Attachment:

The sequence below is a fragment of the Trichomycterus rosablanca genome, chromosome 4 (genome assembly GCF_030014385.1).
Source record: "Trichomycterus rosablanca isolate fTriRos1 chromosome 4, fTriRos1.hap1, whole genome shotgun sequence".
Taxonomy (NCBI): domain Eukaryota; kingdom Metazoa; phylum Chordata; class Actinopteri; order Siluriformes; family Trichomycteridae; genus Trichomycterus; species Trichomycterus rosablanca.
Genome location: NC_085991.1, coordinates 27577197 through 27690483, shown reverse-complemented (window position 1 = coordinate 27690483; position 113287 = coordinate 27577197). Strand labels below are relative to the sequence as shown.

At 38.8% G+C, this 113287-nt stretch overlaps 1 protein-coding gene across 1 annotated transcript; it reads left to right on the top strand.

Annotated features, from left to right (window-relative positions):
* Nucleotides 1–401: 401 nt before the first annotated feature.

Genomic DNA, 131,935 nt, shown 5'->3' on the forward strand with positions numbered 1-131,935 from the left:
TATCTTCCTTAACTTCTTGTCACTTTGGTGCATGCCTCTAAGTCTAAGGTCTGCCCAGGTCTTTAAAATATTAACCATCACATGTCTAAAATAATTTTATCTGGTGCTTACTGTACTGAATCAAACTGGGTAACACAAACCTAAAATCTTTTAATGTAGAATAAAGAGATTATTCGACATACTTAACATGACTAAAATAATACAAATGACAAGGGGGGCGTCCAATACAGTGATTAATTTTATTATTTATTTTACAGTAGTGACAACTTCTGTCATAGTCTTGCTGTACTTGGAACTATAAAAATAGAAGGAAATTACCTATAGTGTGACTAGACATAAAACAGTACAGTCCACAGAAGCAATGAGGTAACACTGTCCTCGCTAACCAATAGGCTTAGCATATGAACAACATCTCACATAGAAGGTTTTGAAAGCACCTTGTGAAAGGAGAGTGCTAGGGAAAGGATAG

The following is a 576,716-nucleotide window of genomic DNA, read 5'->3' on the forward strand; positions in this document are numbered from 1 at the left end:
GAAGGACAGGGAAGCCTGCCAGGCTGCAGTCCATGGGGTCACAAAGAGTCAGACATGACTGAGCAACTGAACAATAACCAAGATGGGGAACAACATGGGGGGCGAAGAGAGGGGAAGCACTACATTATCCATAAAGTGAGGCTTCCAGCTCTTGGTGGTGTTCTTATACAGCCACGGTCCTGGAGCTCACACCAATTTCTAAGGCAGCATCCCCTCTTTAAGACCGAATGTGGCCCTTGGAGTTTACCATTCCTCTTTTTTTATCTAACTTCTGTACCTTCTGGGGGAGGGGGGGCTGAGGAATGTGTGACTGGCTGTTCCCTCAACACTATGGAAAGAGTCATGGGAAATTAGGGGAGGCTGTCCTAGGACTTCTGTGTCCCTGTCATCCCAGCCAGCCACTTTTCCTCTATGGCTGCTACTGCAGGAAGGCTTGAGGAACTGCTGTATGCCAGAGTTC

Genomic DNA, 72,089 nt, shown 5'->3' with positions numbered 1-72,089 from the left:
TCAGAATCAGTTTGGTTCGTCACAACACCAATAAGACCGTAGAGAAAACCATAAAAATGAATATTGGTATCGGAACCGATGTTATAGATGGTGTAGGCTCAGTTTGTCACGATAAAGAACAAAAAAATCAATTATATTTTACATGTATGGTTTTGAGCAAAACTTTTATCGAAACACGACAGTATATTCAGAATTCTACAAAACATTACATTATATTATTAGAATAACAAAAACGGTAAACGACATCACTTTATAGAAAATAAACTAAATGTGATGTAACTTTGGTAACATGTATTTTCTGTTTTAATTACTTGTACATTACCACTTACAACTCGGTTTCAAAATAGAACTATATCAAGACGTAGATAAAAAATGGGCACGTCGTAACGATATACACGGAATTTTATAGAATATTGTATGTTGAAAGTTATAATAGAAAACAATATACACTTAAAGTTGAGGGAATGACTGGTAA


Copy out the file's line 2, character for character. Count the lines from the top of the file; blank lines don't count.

Source record: "Trichomycterus rosablanca isolate fTriRos1 chromosome 4, fTriRos1.hap1, whole genome shotgun sequence".